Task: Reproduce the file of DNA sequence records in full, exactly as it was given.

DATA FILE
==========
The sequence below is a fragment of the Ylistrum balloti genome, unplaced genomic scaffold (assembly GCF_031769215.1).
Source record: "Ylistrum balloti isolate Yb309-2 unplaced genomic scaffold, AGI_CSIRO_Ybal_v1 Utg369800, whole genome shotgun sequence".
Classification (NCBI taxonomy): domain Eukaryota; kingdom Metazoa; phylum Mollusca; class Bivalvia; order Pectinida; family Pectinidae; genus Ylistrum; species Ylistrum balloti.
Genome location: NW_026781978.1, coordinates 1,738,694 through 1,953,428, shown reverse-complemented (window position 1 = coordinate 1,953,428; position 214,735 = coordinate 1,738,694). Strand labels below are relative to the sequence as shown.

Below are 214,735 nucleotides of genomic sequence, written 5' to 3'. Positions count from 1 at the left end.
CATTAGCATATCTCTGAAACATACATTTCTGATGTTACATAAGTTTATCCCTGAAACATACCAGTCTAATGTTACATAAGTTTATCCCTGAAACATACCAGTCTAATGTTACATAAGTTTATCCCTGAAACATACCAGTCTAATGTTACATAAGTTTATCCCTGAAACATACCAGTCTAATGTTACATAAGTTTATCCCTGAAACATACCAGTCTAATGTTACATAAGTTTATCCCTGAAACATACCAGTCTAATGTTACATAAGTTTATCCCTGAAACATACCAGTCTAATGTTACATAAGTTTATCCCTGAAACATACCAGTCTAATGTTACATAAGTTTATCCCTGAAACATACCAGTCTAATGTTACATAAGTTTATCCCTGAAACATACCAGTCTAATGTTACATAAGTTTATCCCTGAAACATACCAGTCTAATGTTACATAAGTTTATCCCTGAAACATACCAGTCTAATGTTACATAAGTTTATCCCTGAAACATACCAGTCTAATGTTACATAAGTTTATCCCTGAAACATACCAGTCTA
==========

The sequence below is a fragment of the Ylistrum balloti genome, unplaced genomic scaffold (assembly GCF_031769215.1).
Source record: "Ylistrum balloti isolate Yb309-2 unplaced genomic scaffold, AGI_CSIRO_Ybal_v1 Utg369800, whole genome shotgun sequence".
Classification (NCBI taxonomy): domain Eukaryota; kingdom Metazoa; phylum Mollusca; class Bivalvia; order Pectinida; family Pectinidae; genus Ylistrum; species Ylistrum balloti.
Genome location: NW_026781978.1, coordinates 1,738,694 through 1,953,428, shown reverse-complemented (window position 1 = coordinate 1,953,428; position 214,735 = coordinate 1,738,694). Strand labels below are relative to the sequence as shown.

Below are 214,735 nucleotides of genomic sequence, written 5' to 3'. Positions count from 1 at the left end.
CATTAGCATATCTCTGAAACATACATTTCTGATGTTACATAAGTTTATCCCTGAAACATACCAGTCTAATGTTACATAAGTTTATCCCTGAAACATACCAGTCTAATGTTACATAAGTTTATCCCTGAAACATACCAGTCTAATGTTACATAAGTTTATCCCTGAAACATACCAGTCTAATGTTACATAAGTTTATCCCTGAAACATACCAGTCTAATGTTACATAAGTTTATCCCTGAAACATACCAGTCTAATGTTACATAAGTTTATCCCTGAAACATACCAGTCTAATGTTACATAAGTTTATCCCTGAAACATACCAGTCTAATGTTACATAAGTTTATCCCTGAAACATACCAGTCTAATGTTACATAAGTTTATCCCTGAAACATACCAGTCTAATGTTACATAAGTTTATCCCTGAAACATACCAGTCTAATGTTACATAAGTTTATCCCTGAAACATACCAGTCTAATGTTACATAAGTTTATCCCTGAAACATACCAGTCTAATGTTACATAAGTTTATCCCTGAAACATACCAGTCTA